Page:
Sir Don McCullin exhibitions at Tate Britain & Hamilton’s Gallery

I grew up in communist Russia and even with the limited press resources then compared to too many now, photojournalism played a crucial part in the formation of my character. Yet after attending two read more

Mikhail Baryshnikov Dancing Away photo exhibition at Contini Art UK

There is a saying that a truly talented person has multiple talents and that certainly rings true when it comes to Mikhail Baryshnikov. He is a renowned ballet dancer ( he trained at Vaganova School in Leningrad & entered the Kirov Ballet at 18 as soloist ), artistic director of Baryshnikov Art Center in New York and actor but what is probably less well-known to a wider audience of his fans is that he has been taking professional photos for over 20 years. Baryshnikov combines his skills as a dancer and understanding the physicality of the body, with taking the images which capture movement and emotion. His first solo exhibition ‘Dancing Away’ in London, at Contini Art UK, is a true revelation of this side of a truly private, yet world-famous man.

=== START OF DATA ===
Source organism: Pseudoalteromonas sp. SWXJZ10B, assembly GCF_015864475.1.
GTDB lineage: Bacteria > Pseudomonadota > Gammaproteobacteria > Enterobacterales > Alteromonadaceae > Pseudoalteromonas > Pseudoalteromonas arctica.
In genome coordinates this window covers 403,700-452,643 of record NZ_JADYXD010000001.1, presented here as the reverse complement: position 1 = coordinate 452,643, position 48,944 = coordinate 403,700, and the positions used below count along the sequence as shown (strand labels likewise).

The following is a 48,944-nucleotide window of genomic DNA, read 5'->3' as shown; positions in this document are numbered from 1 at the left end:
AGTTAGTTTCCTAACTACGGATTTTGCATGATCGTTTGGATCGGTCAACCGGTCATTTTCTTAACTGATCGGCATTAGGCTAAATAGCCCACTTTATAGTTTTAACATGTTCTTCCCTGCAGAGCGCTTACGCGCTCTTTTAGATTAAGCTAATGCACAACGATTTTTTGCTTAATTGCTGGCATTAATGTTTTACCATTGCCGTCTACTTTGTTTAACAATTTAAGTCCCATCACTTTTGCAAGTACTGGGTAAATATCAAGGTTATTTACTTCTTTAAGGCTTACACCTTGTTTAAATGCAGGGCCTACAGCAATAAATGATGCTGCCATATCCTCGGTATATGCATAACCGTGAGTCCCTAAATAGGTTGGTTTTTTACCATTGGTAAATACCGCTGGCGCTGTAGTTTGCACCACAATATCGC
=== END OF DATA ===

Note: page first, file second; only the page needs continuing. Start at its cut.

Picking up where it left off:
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Simon Annand at V&A

There is something magical about theatre and it doesn’t matter what age you are. I prefer the theatres that are smaller, more intimate and then you get to feel like you are part of that mysteriously creative process.

So, if you like theatre, you are bound to like Simon Annand’s exhibition ‘The Half’ at Victoria & Albert museum.

‘Half” is the term used in theatre, those sacred 30 minutes that actors get before the start of the play, when they immerse themselves in their creativity or just stay reflective, getting ready to surprise their audience. Rarely, if at all, you are allowed to see actors in those precious minutes but over the course of 20 years that’s what Simon Annand did and his work is truly mesmerizing, giving you a very intimate glimpse in to the un-atteinable world.

Beware, though, that finding the exibition in the maze that is V&A isn’t easy, it took me several attempts, following mixed-up directions of the staff. A worthy treat in the end, though .)

www.simonannand.com

www.vam.ac.uk